“We will go down in history as the best team ever“. That’s the way the legendary Freddie roach sums up the legacy that he and his fighter Manny pacquiao they will stop in boxing.
Twenty-one years after he started working alongside Pacquiao, with countless achievements and records in the ring, 36 visits from him to the Philippines and also some great scares, the 61-year-old coach is still amazed at the career of “Pacman”.
“I tell people that I was waiting for the next Muhammad Ali to walk through the door and suddenly it was Manny Pacquiao who entered. And he took the world by storm, ”says Roach, who this Saturday will be at Pacquiao’s corner again for his welterweight world championship fight against Cuban Yordenis Ugás, who is seven years younger than the Filipino, already 42 years old. .
This Friday the weigh-in was carried out with both fighters fulfilling the requirement: Pacquiao (67-6-2) gave 146 pounds and Ugas (26-4) 147, so everything is ready for combat in the T-Mobile arena in Las Vegas that will be broadcast on pay-per-view.
Next, La Opinion’s talk with Freddie Roach, one of the most interesting characters in all of boxing.
How much longer will they keep doing this? Aren’t you worried that Manny will keep fighting?
You know, I made an agreement with him a long time ago and I said, ‘When you don’t train hard anymore, I’ll tell you it’s time to finish and we’re both going to retire.’ But is not the case. He works hard every day, he sends me recordings of his training sessions from the Philippines, I tell him what to do here and there.
Is it true that Manny’s sparring partners can get $ 1,000 if he gets knocked down in training and that he didn’t know about it?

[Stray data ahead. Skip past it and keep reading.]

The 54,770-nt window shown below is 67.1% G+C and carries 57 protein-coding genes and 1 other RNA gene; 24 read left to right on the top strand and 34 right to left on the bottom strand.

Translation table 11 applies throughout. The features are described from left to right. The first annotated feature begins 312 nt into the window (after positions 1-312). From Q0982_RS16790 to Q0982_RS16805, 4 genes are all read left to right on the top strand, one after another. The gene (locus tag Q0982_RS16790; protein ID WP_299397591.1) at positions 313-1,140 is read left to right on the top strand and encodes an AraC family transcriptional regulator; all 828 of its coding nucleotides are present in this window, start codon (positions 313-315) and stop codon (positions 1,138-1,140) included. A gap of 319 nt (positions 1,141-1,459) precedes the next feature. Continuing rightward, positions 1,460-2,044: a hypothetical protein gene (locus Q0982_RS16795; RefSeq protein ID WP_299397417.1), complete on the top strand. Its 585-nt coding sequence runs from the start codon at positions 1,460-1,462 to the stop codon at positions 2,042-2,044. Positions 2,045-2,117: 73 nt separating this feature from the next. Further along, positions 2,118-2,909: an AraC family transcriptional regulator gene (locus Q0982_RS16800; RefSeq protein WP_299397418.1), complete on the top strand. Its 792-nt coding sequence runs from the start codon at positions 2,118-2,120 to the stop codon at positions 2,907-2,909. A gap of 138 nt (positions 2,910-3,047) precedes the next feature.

This has been the case from day one. I have $ 1,000 in my pocket, in case it happens (laughs). There was one that came close to doing it – he gave Manny a good punch, hurt him and went on top of him to try to finish it, but suddenly Manny reacted and knocked him down (laughs). It has been close to happening, but it has never been the case. He has good genes. He is simply a very long-lived man. He is 42 years old and a little old, but his work ethic is incredible.
Is there anything that you two as a team have regretted?
I don’t think we have any regrets… he hasn’t run me off. I have been fired by others many times. Manny and I understand each other very well. Usually when something bad happens, the coach is the one who is blamed and leaves. Manny Pacquiao has been on my side the entire time. He has always been very good to me… He spends money on poor people in his country. Sometimes I wonder if he has anything left over, but he builds houses, does good things for his people and is good to me, he pays me well. I tell people that I was waiting for the next Muhammad Ali to walk through the door and suddenly it was Manny Pacquiao who walked in. And took the world by storm.
What is Manny’s best kept secret?